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Jennifer Ching

Jennifer Ching

Jennifer Ching is Project Director of Queens Legal Services, which is a program of Legal Services NYC. Ching graduated from New York University School of Law in 2000, where she was the co-editor-in-chief of the New York University Review of Law & Social Change. After graduation, she was a Skadden Fellow at the American Civil Liberties Union of New Jersey, where she founded the Immigrant Workers’ Rights Project, and a Gibbons Fellow in Public Interest Law and Constitutional Litigation before leading the New York office of Appleseed, a national network of public interest justice centers. Ching then made a foray into law-firm practice at Paul, Weiss, Rifkind, Wharton & Garrison before heading to Queens.

What’s a case or client or piece of advocacy that comes to mind as giving you particular personal satisfaction? Why?

Nothing gets me more excited than when we can connect the dots across our practices and work with our clients to pursue both individual justice and broader reform. In the past year, we’ve worked with our domestic violence clients to seek reforms to public housing and police practices, and with local residents to voice community-based reforms in the post-Sandy rebuilding process. In the coming year, we're going to be working with clients to develop a Queens Legal Services speakers’ bureau and client-focused leadership program.

What’s a case or client or piece of advocacy that comes to mind as causing you particular anxiety? Why?

As the head of my office, I get the very glamorous job of handling complaints from community members whom we are unable to serve. These conversations are always difficult, as we are a few dozen folks serving a community of 2.5 million people. I spend a lot of my time working with community members to think through solutions under impossible circumstances. This year, we’re looking at different ways to make our work with prospective clients as efficient and productive as possible and to maximize our limited resources, whether through technology on one end of the spectrum, or more substantive trainings and partnerships with our community partners.

If you were in charge, what’s one way (other than having more funding!) that public interest legal work would be different?

I really recommend programs talk about emergency planning, from both a program infrastructure perspective as well as an advocacy perspective.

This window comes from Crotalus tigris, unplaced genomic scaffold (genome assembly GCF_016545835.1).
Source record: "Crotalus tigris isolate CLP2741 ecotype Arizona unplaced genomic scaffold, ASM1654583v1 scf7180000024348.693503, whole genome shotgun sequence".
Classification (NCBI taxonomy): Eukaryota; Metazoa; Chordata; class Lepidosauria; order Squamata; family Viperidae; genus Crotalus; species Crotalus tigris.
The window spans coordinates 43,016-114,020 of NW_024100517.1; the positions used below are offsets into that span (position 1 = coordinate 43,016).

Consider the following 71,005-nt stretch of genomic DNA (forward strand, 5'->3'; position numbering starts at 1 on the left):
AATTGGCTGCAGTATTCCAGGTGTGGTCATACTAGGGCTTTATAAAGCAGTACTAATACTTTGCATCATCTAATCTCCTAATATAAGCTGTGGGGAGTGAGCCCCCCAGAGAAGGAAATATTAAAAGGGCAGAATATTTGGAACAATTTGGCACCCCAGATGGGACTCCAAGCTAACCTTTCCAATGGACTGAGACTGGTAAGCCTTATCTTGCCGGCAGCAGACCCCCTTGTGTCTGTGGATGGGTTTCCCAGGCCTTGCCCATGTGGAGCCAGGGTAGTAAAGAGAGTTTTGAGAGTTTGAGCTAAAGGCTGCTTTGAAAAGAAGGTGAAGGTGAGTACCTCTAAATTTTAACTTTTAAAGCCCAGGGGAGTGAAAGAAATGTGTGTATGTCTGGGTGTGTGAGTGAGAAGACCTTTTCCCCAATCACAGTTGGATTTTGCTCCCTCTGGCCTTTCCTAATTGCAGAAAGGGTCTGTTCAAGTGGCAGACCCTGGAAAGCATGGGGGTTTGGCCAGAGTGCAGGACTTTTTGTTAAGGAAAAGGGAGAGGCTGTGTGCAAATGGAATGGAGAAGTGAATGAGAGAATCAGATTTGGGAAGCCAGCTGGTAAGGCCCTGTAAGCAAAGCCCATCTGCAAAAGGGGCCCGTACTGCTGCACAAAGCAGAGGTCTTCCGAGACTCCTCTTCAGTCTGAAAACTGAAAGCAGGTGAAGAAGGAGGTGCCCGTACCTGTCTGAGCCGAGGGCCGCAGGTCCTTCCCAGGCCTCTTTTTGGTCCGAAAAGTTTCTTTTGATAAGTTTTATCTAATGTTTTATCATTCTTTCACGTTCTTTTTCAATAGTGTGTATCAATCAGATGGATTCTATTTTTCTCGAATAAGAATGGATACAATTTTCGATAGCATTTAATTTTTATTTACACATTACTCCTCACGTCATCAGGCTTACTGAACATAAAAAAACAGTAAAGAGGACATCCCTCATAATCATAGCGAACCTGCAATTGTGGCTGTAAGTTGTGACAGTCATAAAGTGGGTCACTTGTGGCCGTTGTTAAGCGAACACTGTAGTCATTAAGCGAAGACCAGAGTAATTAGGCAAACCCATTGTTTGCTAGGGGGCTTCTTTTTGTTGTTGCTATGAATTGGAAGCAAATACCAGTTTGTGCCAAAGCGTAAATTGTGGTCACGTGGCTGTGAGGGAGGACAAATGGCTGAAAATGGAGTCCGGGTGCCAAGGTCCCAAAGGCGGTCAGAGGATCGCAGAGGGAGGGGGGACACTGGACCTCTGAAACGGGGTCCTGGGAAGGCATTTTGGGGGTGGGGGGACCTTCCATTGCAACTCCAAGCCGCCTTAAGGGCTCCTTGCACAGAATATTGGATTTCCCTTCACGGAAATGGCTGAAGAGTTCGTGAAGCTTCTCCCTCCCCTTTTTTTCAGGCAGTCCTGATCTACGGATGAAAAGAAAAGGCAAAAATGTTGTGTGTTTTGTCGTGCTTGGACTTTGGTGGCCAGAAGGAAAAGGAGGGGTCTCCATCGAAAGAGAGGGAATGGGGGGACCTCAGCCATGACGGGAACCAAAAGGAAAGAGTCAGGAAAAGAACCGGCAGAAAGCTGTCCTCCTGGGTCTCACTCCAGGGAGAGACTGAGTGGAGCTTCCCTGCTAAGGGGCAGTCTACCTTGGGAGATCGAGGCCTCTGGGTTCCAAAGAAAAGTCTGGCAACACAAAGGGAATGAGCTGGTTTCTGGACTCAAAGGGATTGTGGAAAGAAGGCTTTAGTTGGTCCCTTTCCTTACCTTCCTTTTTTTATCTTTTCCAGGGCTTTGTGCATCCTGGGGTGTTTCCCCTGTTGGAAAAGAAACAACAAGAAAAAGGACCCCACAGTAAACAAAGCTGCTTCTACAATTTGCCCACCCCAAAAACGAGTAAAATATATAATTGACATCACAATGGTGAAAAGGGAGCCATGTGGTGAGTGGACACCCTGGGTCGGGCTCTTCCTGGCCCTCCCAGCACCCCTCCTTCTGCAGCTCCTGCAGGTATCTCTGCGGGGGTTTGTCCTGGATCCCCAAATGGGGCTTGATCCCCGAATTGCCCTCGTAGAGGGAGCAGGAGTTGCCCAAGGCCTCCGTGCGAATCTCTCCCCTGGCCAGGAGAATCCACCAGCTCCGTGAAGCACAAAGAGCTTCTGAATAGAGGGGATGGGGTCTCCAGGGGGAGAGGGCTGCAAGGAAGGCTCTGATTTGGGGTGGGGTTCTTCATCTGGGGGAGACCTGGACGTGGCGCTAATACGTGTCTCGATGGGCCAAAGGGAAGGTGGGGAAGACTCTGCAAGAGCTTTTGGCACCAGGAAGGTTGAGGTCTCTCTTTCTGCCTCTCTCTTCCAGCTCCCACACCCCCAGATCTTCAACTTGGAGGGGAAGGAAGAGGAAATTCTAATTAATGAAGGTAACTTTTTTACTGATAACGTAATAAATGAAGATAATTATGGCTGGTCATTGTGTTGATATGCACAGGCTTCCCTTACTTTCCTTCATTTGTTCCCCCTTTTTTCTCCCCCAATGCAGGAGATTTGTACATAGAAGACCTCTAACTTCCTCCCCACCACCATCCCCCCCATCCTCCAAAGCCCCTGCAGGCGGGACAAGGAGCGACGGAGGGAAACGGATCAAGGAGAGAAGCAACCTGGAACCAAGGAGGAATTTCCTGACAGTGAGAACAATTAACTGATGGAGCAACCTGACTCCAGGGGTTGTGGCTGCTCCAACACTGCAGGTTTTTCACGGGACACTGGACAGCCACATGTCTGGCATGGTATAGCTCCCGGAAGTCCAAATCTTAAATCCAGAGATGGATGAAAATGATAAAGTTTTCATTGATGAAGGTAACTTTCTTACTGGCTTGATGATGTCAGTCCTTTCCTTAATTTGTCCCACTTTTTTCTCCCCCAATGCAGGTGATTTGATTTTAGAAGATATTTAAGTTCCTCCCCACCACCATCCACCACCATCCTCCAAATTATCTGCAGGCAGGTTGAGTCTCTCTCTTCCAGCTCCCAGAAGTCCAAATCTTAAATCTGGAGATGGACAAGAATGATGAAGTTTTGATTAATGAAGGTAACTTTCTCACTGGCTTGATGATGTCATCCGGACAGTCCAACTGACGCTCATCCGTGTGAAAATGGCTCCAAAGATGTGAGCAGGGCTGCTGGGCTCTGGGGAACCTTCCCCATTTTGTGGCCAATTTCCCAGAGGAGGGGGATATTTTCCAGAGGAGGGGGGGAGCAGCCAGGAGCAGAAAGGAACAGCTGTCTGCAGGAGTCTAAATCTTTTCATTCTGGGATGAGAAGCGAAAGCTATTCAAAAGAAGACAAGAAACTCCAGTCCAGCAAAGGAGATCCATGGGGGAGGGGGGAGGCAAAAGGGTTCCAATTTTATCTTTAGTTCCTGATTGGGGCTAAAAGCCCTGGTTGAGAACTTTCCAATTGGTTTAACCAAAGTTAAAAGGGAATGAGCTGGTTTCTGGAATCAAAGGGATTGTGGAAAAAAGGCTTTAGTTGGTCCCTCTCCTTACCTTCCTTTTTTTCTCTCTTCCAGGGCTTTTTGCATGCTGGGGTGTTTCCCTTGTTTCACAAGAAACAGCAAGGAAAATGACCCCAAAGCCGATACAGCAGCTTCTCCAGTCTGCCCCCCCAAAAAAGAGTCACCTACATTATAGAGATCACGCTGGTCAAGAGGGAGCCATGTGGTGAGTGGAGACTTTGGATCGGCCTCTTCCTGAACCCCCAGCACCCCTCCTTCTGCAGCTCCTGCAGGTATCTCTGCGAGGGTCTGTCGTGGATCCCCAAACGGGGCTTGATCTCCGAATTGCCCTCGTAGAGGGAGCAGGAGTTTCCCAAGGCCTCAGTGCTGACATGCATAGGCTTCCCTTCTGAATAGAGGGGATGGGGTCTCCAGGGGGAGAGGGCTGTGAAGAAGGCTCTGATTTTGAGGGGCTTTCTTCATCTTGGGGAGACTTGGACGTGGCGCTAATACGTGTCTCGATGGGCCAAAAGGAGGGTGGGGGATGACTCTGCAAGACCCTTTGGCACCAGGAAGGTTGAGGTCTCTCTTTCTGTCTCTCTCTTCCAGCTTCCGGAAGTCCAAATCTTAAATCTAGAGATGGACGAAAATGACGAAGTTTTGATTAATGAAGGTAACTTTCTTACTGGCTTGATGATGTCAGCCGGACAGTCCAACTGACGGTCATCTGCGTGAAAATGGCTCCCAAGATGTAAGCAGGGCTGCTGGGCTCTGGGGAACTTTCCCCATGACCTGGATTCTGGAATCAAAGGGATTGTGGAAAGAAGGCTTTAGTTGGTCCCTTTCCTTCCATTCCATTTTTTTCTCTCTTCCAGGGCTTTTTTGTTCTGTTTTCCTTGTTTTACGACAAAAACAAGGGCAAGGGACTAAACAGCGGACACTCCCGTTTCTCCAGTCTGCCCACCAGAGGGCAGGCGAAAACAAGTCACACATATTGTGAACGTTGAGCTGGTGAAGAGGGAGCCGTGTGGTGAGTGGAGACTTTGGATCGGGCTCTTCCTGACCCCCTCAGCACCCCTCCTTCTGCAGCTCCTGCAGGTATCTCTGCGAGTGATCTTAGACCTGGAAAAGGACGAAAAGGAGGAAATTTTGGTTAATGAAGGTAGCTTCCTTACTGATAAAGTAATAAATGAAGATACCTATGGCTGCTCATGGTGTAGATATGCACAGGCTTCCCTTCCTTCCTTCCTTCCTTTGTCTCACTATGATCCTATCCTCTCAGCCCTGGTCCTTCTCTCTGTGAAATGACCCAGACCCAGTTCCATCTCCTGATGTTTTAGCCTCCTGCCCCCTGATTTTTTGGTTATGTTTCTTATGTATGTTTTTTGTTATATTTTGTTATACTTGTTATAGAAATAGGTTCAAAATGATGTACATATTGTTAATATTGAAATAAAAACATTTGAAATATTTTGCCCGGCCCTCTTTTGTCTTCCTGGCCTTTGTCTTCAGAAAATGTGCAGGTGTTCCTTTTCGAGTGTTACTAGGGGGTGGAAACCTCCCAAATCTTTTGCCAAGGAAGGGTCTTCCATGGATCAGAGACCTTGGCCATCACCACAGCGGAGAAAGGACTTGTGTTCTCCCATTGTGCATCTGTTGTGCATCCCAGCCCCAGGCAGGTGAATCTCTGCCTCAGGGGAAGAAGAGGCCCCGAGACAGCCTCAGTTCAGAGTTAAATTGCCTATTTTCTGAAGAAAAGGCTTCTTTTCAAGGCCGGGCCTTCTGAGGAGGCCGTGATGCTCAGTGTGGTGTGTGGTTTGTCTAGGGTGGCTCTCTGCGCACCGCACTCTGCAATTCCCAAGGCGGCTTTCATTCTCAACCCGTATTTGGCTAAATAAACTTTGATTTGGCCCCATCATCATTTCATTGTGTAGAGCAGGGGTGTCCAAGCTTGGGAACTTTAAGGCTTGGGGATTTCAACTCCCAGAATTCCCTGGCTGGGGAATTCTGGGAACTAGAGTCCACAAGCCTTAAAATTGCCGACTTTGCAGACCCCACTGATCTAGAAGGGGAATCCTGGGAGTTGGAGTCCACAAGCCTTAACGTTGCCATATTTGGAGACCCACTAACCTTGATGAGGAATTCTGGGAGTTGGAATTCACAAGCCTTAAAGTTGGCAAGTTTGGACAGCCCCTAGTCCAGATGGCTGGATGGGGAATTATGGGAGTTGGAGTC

Every day, I challenge myself and my decisions—is there another way to do this? How can we better support our clients and our advocates? Are we choosing the easier path? From an administrative perspective, I would change the growing reporting requirements from funders. If there could be a more “Common App” approach to data collection, it would help us immensely. We spend a significant amount of time processing the varied and extensive data requests from various funders, setting up new methods of data collection through our case management system, and asking clients for increasingly intrusive information. I know there are many exciting data initiatives now happening in the public interest legal world; I'd love (nerd alert!) to see some sort of conference convened looking at best practices in this field.

Your work was directly affected by Hurricane Sandy. What lessons did you learn from the storm and what impact does it continue to have on your program?

Hurricane Sandy changed our daily reality. We lost thousands of affordable housing units, and households faced a range of expenses—from replacing food, job loss to lost homes—that have led to significant ripples of need. For the first six months of 2013, we were focused on intense emergencies; since the summer, our work has turned to addressing the longer-term challenges, the barriers that we now see affecting our clients who are most in need and who have remained largely outside the programs that provided aid. I really recommend programs talk about emergency planning, from both a program infrastructure perspective as well as an advocacy perspective. One of the best results of Sandy has been collaborative efforts across the bar and public interest legal community, strengthening what had started with post-9/11 efforts and Katrina, and hopefully institutionalizing some depth of knowledge and strategies to both respond to immediate needs as well as create advocacy platforms for the longer haul.

What’s one of your guilty pleasures?

I’m one of those people who chronically complains about lack of time—incredibly busy (but fun!) job, two young children, family obligations, long commute. These are the reasons I typically tick off when I’m complaining about not exercising or writing the Great American Novel. I love New York City; the moments I steal after a meeting, before I hop onto the subway again, doing something as small as getting a pan de bono from a Colombian bakery—well, I just fall in love with New York City every day.

Jennifer Ching can be contacted at jching@qls.ls-nyc.org.

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